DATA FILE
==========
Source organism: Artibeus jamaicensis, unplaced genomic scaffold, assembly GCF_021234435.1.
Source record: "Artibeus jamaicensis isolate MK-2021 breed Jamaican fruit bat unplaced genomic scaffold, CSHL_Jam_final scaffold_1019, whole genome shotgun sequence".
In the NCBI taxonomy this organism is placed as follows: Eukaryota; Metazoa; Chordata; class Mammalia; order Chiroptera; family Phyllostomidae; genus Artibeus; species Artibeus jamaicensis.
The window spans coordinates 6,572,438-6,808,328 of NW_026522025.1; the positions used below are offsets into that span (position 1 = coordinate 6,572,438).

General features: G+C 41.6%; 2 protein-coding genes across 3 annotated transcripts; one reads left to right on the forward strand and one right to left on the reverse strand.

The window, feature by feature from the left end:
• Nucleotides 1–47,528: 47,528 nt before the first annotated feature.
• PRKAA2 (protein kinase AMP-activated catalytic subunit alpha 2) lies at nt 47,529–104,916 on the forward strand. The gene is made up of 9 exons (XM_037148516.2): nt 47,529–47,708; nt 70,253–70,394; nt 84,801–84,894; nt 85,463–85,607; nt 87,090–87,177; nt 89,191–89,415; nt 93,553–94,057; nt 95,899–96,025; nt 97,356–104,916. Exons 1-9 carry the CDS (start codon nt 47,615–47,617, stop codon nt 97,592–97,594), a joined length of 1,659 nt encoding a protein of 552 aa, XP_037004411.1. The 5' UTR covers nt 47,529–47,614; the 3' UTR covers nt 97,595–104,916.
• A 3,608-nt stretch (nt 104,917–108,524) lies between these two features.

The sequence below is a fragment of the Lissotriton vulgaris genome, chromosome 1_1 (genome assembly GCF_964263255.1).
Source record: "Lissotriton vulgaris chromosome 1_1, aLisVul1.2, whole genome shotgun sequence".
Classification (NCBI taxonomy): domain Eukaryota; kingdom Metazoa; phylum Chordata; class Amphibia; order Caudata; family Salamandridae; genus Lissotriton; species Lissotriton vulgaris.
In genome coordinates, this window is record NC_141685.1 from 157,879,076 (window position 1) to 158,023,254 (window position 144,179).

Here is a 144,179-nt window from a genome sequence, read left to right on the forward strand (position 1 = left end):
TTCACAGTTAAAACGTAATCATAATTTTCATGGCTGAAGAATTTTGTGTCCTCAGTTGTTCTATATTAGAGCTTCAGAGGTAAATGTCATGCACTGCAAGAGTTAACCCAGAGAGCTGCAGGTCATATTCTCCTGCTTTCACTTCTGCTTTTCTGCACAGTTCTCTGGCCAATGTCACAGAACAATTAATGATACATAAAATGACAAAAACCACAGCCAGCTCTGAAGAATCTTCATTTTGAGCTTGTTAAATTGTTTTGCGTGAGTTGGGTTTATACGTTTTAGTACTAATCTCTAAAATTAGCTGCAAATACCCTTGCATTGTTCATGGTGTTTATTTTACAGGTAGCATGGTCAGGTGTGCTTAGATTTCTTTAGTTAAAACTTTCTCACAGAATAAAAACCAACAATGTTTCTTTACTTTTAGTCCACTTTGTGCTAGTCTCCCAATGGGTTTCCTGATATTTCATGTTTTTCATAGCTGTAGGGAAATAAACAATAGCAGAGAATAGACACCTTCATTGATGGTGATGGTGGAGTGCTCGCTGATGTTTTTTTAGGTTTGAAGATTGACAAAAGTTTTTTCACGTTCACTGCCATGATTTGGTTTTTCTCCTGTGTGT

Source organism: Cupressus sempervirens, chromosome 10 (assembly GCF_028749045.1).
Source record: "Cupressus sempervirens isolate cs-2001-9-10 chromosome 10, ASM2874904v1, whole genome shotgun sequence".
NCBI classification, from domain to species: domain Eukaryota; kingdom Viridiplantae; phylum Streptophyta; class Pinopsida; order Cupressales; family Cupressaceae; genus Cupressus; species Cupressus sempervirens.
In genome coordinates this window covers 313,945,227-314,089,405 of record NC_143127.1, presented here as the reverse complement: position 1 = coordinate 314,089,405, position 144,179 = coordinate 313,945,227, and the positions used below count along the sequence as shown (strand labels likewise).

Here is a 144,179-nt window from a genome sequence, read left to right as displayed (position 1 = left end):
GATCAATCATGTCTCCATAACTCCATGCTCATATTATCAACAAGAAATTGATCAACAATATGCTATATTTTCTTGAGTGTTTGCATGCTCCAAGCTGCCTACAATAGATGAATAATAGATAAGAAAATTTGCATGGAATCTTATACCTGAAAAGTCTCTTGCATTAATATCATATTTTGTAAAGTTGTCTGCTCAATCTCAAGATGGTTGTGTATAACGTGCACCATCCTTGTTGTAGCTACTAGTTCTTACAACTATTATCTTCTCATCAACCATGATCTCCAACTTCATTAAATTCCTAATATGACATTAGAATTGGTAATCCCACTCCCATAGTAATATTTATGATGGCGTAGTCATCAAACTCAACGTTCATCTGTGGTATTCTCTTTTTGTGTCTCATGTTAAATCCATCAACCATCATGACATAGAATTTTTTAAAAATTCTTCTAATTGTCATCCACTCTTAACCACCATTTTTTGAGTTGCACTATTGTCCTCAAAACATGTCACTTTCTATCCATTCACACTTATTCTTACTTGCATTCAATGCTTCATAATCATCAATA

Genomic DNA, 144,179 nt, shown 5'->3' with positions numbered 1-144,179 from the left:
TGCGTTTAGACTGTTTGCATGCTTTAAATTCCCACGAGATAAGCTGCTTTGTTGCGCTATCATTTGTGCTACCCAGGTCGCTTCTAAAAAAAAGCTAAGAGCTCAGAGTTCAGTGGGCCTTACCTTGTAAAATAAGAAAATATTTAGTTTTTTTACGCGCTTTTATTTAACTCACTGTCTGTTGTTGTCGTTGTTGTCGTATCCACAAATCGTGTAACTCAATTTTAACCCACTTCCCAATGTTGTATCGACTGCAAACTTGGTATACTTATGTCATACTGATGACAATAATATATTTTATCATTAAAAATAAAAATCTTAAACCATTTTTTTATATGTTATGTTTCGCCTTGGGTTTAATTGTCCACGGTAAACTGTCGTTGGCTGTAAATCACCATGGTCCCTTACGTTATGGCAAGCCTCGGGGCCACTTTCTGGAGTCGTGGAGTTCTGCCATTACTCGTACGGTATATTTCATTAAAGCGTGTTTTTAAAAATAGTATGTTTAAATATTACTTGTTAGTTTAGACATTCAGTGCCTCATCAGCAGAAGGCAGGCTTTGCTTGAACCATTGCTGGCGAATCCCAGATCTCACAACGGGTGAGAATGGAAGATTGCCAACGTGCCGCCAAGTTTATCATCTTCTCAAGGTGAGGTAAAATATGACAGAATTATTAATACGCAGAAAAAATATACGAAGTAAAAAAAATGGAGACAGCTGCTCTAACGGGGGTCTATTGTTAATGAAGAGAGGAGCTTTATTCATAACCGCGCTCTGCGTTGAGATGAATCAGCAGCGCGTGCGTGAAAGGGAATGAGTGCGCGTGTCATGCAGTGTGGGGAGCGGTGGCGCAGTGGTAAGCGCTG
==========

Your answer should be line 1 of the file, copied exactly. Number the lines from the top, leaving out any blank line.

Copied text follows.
Source organism: Artibeus jamaicensis, unplaced genomic scaffold, assembly GCF_021234435.1.